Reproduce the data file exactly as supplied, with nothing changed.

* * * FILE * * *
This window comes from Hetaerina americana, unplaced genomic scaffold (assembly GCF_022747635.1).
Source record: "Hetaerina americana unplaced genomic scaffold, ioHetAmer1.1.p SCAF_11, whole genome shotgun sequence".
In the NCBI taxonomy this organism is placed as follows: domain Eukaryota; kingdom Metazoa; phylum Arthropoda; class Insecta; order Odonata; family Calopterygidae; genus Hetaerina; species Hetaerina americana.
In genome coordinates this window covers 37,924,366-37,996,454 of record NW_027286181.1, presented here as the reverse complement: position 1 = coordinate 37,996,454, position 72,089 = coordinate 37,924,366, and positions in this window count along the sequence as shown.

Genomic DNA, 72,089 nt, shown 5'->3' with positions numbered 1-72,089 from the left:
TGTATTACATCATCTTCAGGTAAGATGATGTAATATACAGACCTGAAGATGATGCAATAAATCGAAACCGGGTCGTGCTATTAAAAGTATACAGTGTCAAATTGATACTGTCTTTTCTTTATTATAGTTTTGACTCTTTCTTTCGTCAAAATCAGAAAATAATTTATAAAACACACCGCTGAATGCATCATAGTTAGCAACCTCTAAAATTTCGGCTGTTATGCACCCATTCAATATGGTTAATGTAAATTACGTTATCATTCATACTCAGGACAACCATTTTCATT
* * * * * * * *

This window comes from Hetaerina americana, unplaced genomic scaffold (assembly GCF_022747635.1).
Source record: "Hetaerina americana unplaced genomic scaffold, ioHetAmer1.1.p SCAF_11, whole genome shotgun sequence".
In the NCBI taxonomy this organism is placed as follows: domain Eukaryota; kingdom Metazoa; phylum Arthropoda; class Insecta; order Odonata; family Calopterygidae; genus Hetaerina; species Hetaerina americana.
In genome coordinates this window covers 37,924,366-37,996,454 of record NW_027286181.1, presented here as the reverse complement: position 1 = coordinate 37,996,454, position 72,089 = coordinate 37,924,366, and positions in this window count along the sequence as shown.

Genomic DNA, 72,089 nt, shown 5'->3' with positions numbered 1-72,089 from the left:
TGTATTACATCATCTTCAGGTAAGATGATGTAATATACAGACCTGAAGATGATGCAATAAATCGAAACCGGGTCGTGCTATTAAAAGTATACAGTGTCAAATTGATACTGTCTTTTCTTTATTATAGTTTTGACTCTTTCTTTCGTCAAAATCAGAAAATAATTTATAAAACACACCGCTGAATGCATCATAGTTAGCAACCTCTAAAATTTCGGCTGTTATGCACCCATTCAATATGGTTAATGTAAATTACGTTATCATTCATACTCAGGACAACCATTTTCATT